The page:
A DIPP official, speaking on the condition of anonymity, said the department will appoint members and a chairman to the copyright board within two to three months that will decide the royalties to be paid by online music streaming companies to music right owners. Photo: iStockphoto
A DIPP official, speaking on the condition of anonymity, said the department will appoint members and a chairman to the copyright board within two to three months that will decide the royalties to be paid by online music streaming companies to music right owners. Photo: iStockphoto

Copyright issue: Immediate relief for audio streaming websites unlikely

The Copyright Board, entrusted with adjudication of disputes, is currently dysfunctional without any member or chairman

New Delhi: Even though the Department of Industrial Policy and Promotion (DIPP) brought Internet broadcasting under the ambit of the copyright law on Monday, an immediate relief for audio streaming websites is unlikely as the Copyright Board is currently dysfunctional without any member or chairman.

The Copyright Board, a quasi-judicial body, was constituted in September 1958. The Board is entrusted with the task of adjudication of disputes pertaining to copyright registration, assignment of copyright, grant of licences in respect of works withheld from public, unpublished Indian works, production and publication of translations and works for certain specified purposes.

A DIPP official, speaking on the condition of anonymity, said the department will appoint members and a chairman to the copyright board within two to three months that will decide the royalties to be paid by online music streaming companies to music right owners. “It will be an autonomous body and DIPP will have nothing to do with it," he said.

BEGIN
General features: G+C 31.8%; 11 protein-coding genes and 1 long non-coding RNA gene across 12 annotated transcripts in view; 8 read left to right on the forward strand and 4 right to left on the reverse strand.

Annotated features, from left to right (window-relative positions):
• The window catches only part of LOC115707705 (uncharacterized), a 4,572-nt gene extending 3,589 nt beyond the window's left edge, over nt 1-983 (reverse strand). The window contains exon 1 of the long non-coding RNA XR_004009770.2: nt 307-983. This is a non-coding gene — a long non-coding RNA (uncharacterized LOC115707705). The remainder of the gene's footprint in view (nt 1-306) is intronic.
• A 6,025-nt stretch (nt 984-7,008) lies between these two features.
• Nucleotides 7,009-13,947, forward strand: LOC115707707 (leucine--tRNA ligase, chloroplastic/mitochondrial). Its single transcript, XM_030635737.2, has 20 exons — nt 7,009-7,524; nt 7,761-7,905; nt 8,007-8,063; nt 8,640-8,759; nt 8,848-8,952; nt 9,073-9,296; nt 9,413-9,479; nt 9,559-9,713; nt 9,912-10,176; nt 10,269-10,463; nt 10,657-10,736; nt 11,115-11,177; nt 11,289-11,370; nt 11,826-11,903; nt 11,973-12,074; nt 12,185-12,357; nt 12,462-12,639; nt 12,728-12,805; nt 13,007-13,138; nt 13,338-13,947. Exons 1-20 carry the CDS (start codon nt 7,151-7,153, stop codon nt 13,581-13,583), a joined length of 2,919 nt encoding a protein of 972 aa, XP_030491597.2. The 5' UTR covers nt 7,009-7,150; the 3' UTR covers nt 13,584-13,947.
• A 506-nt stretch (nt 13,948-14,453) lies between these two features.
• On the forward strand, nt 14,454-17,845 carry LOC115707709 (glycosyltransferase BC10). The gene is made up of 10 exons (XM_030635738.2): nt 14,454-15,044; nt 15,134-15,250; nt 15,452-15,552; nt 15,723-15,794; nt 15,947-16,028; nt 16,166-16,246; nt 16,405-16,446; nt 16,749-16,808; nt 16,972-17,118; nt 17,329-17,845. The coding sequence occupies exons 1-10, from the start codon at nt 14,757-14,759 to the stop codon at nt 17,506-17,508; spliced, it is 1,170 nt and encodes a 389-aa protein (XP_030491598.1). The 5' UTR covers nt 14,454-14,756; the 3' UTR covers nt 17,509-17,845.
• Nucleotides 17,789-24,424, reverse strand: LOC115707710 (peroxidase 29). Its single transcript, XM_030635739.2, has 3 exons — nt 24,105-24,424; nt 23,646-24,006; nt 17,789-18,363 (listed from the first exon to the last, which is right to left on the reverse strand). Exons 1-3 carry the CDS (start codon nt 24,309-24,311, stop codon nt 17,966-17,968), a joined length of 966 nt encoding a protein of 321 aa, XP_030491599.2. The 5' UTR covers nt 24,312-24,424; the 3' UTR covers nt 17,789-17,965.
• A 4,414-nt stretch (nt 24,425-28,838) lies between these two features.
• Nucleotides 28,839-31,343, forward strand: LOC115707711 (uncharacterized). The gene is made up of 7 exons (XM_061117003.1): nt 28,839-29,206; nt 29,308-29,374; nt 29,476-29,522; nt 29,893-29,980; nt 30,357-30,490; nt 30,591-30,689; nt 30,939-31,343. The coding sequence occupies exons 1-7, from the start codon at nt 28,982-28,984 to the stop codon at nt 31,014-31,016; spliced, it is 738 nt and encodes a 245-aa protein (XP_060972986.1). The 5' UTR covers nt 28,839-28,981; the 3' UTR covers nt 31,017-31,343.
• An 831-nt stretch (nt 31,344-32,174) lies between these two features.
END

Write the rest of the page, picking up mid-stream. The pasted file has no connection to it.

The government shifted the Copyright Board to DIPP from the department of higher education in May, making the former the nodal agency for all intellectual property matters.

Now, music companies and streaming websites have to approach the Copyright Board to decide royalty on songs.

Since Internet broadcasting was not covered under the Copyrights Act so far, music rights owners used to have an upper hand in deciding royalties to be paid by streaming websites and were not bound to share the revenues with artists.

In a notification, DIPP said it has received representations from various stakeholders as to whether Internet broadcasting companies come under the purview of statutory licensing under section 31D of the Copyright Act, 1957. “These representations were examined in consultation with concerned ministries/departments," it said.

In its interpretation of section 31D, DIPP said the words “any broadcasting organisation desirous of communicating to the public" may not be restrictively interpreted to be covering only radio and television broadcasting as definition of “broadcast" read with “communication to the public" appears to be including all kinds of broadcast including Internet broadcasting. “Thus, the provisions of section 31D are not restricted to radio and television broadcasting organisations only, but cover internet broadcasting organisations also," it added.

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